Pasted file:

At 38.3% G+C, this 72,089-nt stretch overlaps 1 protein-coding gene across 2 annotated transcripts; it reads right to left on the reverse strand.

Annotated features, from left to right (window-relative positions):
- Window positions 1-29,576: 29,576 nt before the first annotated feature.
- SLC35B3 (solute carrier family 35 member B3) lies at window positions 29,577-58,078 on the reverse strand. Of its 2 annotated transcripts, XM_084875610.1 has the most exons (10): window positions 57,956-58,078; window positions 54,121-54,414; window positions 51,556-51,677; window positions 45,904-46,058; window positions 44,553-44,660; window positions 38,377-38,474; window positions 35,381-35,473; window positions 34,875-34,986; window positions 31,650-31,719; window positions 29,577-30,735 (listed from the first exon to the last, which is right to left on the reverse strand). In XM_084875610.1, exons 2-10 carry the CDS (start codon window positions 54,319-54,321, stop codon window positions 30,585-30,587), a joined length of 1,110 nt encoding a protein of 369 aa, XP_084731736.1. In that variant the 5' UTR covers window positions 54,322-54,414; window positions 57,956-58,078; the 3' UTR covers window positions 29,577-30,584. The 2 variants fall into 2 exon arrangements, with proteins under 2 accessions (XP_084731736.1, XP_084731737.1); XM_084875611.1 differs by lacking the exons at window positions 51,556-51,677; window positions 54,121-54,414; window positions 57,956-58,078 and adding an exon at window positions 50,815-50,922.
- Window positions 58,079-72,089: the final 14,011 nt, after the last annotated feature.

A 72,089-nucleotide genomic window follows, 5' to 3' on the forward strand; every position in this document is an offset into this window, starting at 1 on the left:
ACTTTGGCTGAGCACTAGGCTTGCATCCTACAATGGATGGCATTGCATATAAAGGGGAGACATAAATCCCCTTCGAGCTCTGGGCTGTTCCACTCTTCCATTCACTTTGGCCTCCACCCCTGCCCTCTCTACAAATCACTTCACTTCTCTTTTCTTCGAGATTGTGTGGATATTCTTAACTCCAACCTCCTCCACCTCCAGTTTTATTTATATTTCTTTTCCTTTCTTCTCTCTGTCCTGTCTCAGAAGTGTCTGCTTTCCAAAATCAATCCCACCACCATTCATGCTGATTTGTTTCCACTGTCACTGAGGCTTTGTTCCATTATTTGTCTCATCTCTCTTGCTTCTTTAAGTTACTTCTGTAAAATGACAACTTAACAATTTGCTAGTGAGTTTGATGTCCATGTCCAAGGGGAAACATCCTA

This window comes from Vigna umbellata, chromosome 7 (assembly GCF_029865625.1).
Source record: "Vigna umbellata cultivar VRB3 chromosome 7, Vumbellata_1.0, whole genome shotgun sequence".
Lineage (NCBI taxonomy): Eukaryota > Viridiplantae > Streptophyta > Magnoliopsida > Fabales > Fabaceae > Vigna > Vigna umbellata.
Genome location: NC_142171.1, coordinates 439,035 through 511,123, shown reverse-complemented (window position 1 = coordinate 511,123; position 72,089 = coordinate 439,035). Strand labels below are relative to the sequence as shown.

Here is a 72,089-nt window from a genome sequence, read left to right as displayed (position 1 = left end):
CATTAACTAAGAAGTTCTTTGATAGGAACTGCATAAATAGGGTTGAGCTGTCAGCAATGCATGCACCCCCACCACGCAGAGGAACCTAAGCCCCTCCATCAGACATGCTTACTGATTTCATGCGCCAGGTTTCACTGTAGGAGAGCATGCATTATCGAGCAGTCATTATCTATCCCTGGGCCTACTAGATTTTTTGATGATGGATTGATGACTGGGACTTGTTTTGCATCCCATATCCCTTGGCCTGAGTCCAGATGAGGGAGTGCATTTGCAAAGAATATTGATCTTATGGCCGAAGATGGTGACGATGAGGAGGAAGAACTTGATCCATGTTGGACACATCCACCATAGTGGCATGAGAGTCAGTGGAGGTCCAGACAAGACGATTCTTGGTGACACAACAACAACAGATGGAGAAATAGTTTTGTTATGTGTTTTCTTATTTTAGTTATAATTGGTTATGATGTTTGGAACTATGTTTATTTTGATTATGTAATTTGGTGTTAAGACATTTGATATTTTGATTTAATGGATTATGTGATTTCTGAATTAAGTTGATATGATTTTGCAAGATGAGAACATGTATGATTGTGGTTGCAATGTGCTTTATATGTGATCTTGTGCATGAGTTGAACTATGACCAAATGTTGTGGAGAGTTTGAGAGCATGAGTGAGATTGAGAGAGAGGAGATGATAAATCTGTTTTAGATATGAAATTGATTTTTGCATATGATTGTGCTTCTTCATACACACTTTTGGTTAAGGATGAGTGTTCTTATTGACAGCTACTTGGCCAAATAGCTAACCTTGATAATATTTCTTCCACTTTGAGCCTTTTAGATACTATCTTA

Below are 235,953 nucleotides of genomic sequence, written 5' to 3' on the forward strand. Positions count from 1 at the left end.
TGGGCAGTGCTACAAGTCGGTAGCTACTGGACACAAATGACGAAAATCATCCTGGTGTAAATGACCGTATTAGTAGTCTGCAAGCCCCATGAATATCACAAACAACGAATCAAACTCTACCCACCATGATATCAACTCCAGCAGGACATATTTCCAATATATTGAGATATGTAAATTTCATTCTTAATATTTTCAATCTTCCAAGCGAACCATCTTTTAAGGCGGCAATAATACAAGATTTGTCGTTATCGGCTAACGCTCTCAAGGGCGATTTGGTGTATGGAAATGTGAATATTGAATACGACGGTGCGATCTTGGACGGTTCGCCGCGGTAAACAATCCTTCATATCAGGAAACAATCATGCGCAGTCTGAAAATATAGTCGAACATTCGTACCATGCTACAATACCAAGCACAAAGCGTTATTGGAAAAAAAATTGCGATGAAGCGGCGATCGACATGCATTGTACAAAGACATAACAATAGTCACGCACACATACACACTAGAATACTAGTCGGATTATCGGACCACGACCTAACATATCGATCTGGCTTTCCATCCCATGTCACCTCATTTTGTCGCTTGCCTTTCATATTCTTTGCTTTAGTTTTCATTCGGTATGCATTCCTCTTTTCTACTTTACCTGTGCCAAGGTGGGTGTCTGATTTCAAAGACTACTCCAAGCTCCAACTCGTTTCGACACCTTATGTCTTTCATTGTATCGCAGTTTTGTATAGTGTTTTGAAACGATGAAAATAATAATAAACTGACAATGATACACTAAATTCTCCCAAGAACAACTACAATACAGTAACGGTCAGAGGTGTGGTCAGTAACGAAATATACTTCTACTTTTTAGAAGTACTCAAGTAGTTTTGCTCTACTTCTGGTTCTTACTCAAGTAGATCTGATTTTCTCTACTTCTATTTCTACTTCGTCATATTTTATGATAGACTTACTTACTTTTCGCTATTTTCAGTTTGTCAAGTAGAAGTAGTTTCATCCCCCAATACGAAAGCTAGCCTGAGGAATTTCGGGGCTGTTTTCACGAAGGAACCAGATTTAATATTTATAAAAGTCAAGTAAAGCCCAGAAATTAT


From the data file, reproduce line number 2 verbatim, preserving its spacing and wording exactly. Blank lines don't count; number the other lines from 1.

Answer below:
Annotated features, from left to right (window-relative positions):